Variables: DTCP-PRACTICE-1

"Authorities generally maintained separate areas within facilities for minors, women, and men in Brazzaville and Pointe-Noire; however, there were times when 16- and 17-year-old male prisoners were held in the same area as women in Pointe Noire. In Brazzaville, while these areas were separate, they were sometimes easily accessible with no locked entryways" (4). "Prison conditions for women were generally better than those for men. There was less crowding in the women’s cells than in those for men" (4). "Authorities took pregnant women to hospitals to give birth, and authorities sometimes allowed them to breastfeed their infants in prison" (4).
Aug. 9, 2019, 1 p.m.
Countries: D R Congo
Variables: DTCP-PRACTICE-1

"Serious threats to life and health were widespread and included violence (particularly rape) . . . Authorities generally confined men and women in separate areas but often held juveniles with adults" (page 6). "In December, UNJHRO reported that at least 528 women were victims of arbitrary arrest during the year" (page 10). "In December, UNJHRO reported that at least 170 women were victims of extrajudicial killings, at least 420 women were victims of SGBV, and at least 528 women were victims of arbitrary arrest during the year. UNJHRO stated that perpetrators were primarily police for arbitrary arrest and the FARDC with regard to extrajudicial killings and SGBV. UNJHRO stated that...more
Aug. 6, 2019, 8:14 a.m.
Countries: Comoros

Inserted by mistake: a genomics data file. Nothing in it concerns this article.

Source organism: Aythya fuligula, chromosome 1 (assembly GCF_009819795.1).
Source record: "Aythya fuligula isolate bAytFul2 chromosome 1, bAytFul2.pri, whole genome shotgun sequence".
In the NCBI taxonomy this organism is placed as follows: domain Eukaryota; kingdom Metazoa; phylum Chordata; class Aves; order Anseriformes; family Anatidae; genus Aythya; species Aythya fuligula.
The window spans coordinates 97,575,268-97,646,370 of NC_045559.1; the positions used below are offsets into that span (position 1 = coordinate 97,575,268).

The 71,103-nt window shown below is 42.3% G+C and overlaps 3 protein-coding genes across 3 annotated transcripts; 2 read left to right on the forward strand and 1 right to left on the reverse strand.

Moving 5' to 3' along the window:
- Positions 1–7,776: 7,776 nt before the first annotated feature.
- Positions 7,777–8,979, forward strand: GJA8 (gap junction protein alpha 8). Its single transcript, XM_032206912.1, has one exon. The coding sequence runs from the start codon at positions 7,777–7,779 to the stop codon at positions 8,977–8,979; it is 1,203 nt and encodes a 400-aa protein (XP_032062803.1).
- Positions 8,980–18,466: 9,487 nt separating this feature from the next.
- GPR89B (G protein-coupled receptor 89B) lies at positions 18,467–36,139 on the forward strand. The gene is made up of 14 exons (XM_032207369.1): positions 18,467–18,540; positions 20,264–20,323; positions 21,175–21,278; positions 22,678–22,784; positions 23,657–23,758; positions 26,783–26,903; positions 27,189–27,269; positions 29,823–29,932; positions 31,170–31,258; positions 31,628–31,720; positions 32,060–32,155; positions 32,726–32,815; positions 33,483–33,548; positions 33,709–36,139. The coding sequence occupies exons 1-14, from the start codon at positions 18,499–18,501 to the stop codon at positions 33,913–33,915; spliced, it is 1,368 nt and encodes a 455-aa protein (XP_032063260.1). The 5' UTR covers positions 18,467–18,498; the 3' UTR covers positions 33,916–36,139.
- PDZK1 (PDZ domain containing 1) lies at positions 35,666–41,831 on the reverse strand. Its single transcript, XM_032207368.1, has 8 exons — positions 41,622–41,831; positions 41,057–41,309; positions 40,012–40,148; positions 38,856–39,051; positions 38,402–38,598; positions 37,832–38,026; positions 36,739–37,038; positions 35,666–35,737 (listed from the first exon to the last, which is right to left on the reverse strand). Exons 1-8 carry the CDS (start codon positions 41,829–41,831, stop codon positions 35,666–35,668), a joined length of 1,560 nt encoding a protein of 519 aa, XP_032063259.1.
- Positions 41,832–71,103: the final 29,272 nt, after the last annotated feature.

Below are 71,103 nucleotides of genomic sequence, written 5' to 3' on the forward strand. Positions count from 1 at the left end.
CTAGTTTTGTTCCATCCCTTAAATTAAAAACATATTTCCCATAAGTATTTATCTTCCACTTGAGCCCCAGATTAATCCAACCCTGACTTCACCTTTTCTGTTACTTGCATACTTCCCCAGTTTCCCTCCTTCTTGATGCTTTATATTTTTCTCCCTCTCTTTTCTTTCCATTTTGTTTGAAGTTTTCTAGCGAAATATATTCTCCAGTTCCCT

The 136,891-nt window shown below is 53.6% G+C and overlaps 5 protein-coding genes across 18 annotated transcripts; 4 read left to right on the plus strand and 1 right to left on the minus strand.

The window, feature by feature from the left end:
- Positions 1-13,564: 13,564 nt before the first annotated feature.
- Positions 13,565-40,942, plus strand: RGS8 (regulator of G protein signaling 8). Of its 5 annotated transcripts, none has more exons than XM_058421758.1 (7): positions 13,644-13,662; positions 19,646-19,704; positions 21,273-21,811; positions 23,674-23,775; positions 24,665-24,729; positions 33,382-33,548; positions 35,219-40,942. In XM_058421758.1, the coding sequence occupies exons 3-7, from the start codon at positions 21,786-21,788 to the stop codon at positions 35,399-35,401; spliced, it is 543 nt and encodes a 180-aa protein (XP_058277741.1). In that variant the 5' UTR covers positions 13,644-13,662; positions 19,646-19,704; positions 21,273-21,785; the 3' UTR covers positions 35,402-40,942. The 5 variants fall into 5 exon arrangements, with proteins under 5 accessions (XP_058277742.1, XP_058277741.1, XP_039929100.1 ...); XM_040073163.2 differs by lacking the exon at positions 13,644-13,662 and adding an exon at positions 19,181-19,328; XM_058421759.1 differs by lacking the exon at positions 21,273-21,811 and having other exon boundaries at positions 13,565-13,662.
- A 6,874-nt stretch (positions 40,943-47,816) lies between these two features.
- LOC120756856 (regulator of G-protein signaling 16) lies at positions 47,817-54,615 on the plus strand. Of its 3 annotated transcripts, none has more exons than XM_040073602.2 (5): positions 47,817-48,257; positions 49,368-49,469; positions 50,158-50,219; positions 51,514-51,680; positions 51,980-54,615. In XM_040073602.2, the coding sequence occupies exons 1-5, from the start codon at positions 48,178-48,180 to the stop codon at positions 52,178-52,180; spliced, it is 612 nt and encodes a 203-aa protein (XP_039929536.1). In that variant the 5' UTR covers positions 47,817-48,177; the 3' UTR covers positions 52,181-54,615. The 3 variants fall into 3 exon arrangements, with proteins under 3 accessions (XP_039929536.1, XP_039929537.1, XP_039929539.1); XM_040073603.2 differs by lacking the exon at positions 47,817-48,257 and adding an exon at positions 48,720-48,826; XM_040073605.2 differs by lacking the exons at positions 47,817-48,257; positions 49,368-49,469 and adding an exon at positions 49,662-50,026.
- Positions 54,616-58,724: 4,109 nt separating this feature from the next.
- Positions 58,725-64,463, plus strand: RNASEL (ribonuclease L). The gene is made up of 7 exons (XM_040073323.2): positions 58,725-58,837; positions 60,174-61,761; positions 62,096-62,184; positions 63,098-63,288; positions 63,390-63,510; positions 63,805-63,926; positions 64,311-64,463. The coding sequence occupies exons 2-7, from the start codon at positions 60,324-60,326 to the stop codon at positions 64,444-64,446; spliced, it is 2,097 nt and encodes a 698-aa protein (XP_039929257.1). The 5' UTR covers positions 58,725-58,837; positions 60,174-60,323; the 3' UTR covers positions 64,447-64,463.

Variables: DTCP-PRACTICE-1

"As of November there were 10 juvenile male inmates in the Moroni prison held with adults. That prison also held two adult female prisoners in a separate cellblock" (page 2).
July 24, 2019, 6:29 p.m.
Countries: Chad
Variables: DTCP-PRACTICE-1

"There were no trials of any of the 340 Boko Haram detainees, neither the male prisoners kept in the remote Koro-Toro prison, nor in the Amsinene prison in N’Djamena, where authorities held approximately 16 women and children. The children were kept in custody not because of their involvement in any criminal offense, but because no other childcare was available" (page 2). "Authorities did not separate juveniles from adult male prisoners and sometimes held children with their inmate mothers. Authorities did not always separate male and female prisoners, and held pretrial detainees with convicted prisoners. . . . On November 18, President Deby, as a follow-up to the 2016 Government Commission...more
July 20, 2019, 10:39 p.m.
Countries: Armenia
Variables: DTCP-PRACTICE-1

"The Committee welcomes the free legal services provided to women by the Office of the Public Defender, including on family matters, heritage, property, mediation and arbitration. The Committee notes with concern, however, the lack of State financial resources, which limits the scope of the services of the Public Defender" (3).